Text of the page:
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Jacques Tati's Jour de fête and Mon Oncle on dual format in October

14 September 2012

The BFI have announced today that they will be releasing two of Jacques Tati's most beloved films, the 1949 Jour de fête and the 1958 Mon Oncle, as dual format editions (containing both Blu-ray and DVD versions of the films) with remastered transfers in October.

Jour de fête (1949)

Jour de fête, an hilarious exposé of the modern obsession with speed and efficiency set amidst the rural surroundings of a tiny French village, was early evidence of Jacques Tati's unique talent and was internationally acclaimed as a comic masterpiece.

Tati himself plays an appealingly self-deluded buffoon, François – a postman who, impressed by the bristling efficiency of the U.S. postal system, makes a misguided attempt to introduce modern methods in the depths of rural France. Initially released in black and white, but also shot in Thomsoncolor, an untested colour process at the time, the film was later restored and finally made available in its original delicate colour.

Jour de fête was shot in the summer of 1947 in the little town of Sainte-Sévère-sur-Indre in the Berry region of central France. Tati's antics on his wayward bike are endlessly inventive and the film also serves as an affectionate, gently mocking tribute to a vanishing way of life. It was an expansion of the 15-minute short, L'Ecole des facteurs, that Tati had made the previous year, and almost all the gags in the short are brought into the longer film.

Postman François' brief infatuation with 'American' methods of speed and efficiency prefigures the satire on modernity that Tati would go on develop in Mon Oncle (1958) and Playtime (1967), a previous BFI Dual Format Edition release. At first Jour de fête aroused little interest among French distributors. Not until after its London premiere in March 1949, when it got good reviews and went on general release, did the French industry sit up and take notice. It won a prize at the Venice Film Festival, and in 1950 was awarded the 'Grand Prix du cinéma français'.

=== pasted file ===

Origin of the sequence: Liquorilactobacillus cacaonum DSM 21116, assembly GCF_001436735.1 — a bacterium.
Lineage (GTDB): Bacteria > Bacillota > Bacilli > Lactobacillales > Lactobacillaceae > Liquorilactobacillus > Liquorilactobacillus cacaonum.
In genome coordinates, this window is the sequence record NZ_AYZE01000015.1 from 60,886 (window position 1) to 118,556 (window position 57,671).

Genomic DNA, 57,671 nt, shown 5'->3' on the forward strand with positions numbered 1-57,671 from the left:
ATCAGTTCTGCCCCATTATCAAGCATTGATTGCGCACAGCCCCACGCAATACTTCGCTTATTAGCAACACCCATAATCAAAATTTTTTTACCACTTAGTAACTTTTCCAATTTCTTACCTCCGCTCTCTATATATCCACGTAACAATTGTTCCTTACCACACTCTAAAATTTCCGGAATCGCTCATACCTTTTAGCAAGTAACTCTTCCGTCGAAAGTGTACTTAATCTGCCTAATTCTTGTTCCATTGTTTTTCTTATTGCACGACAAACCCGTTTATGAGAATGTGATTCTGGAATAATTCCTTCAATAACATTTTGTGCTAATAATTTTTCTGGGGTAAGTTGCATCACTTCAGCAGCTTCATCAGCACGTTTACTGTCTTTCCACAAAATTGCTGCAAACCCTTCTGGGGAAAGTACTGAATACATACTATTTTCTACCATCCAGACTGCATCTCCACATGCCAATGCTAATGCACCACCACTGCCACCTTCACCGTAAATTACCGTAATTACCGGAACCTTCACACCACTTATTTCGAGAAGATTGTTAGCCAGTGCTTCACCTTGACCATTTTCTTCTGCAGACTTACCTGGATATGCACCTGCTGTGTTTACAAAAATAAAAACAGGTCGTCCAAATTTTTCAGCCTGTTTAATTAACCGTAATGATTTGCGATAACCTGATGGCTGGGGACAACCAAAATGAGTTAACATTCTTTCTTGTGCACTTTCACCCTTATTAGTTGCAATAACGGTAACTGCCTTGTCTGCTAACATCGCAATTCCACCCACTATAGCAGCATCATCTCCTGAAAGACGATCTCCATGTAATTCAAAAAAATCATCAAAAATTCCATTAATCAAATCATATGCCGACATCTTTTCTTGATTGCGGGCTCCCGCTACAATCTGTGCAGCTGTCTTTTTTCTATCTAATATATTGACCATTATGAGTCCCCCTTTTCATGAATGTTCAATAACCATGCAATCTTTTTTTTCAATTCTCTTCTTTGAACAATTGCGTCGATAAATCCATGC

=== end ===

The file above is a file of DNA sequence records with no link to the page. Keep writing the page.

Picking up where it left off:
This new Dual Format Edition contains two versions of the film, both newly mastered to high definition; the 'Thomsoncolor' version which was first shown in 1995 and Tati's rarely-seen 1964 reworking of the original which features additional sequences, hand- painted details and English dialogue.

The listed special features are:

  • Original 1949 colour version, first seen by audiences in 1995.
  • Tati's alternative 1964 version, which re-works the original 1949 black and white version, 
adding a new character (the English-speaking painter) and elements of hand painted colour 
with English voice-over (79 mins)
  • Original trailer (DVD only)
  • Three shorts: Soigne ton gauche (René Clément, 1936); L'ecole des facteurs (Jacques Tati, 
1947); Cours du soir (Nicolas Ribowski, 1967) (all DVD only)
  • Illustrated booklet with film notes and credits

Mon Oncle (1958)

Jacques Tati's second outing as the accident-prone Monsieur Hulot (first seen in Les Vacances de Monsieur Hulot, already available in a BFI Dual Format Edition) takes him to Paris where the aggressively high-tech lifestyle of his relatives, the Arpels, is contrasted with his old-fashioned ways in a scruffy part of town. Young Gérard Arpel is very fond of his gauche uncle but his disapproving parents resolve to get Hulot a job or a wife. The disastrous outcome is a masterpiece of design and symmetry and of technically brilliant gags. The heart-warming ending is true to Tati's vision of the modern world as a confusing place that is ultimately full of charm and humanity.

Mon Oncle was a major hit and picked up a string of awards, including the Prix spécial du jury at Cannes, the New York Critics' Circle Award for Best Foreign Film and the 1959 Oscar for Best Foreign Film.

Mon Oncle was shot between September 1956 and February 1957 at three different locations. The old Parisian suburb of Saint-Maur served for 'le vieux quartier', where Hulot's wonderfully ramshackle house was built into the town's main square. The Arpels' modernistic dwelling was constructed at the Victorine studios in Nice, and the wasteland between the two was shot at Créteil, a few miles outside Paris, where a new town was about to be built.

With an eye on the international market, and wishing to avoid subtitles, which he always disliked, Tati shot two versions of the film – Mon Oncle and My Uncle, the latter with signs like 'Ecole' and 'Sortie' replaced with their English equivalents and much of the main dialogue dubbed into English, but with some characters speaking French.

The special features will include:

  • My Uncle (Jacques Tati, 1958, 109 mins): Tati alternative English language version – 
produced simultaneously with Mon Oncle – featuring alternative opening titles and inserts, 
and re-worked soundtrack
  • Original trailer (DVD only)
  • Illustrated booklet with film notes and credits

Both films will be released on 22nd October 2012 by the BFI at the RRP of £19.99 each.

UPDATE: The release date for both discs has changed to 29th October 2012.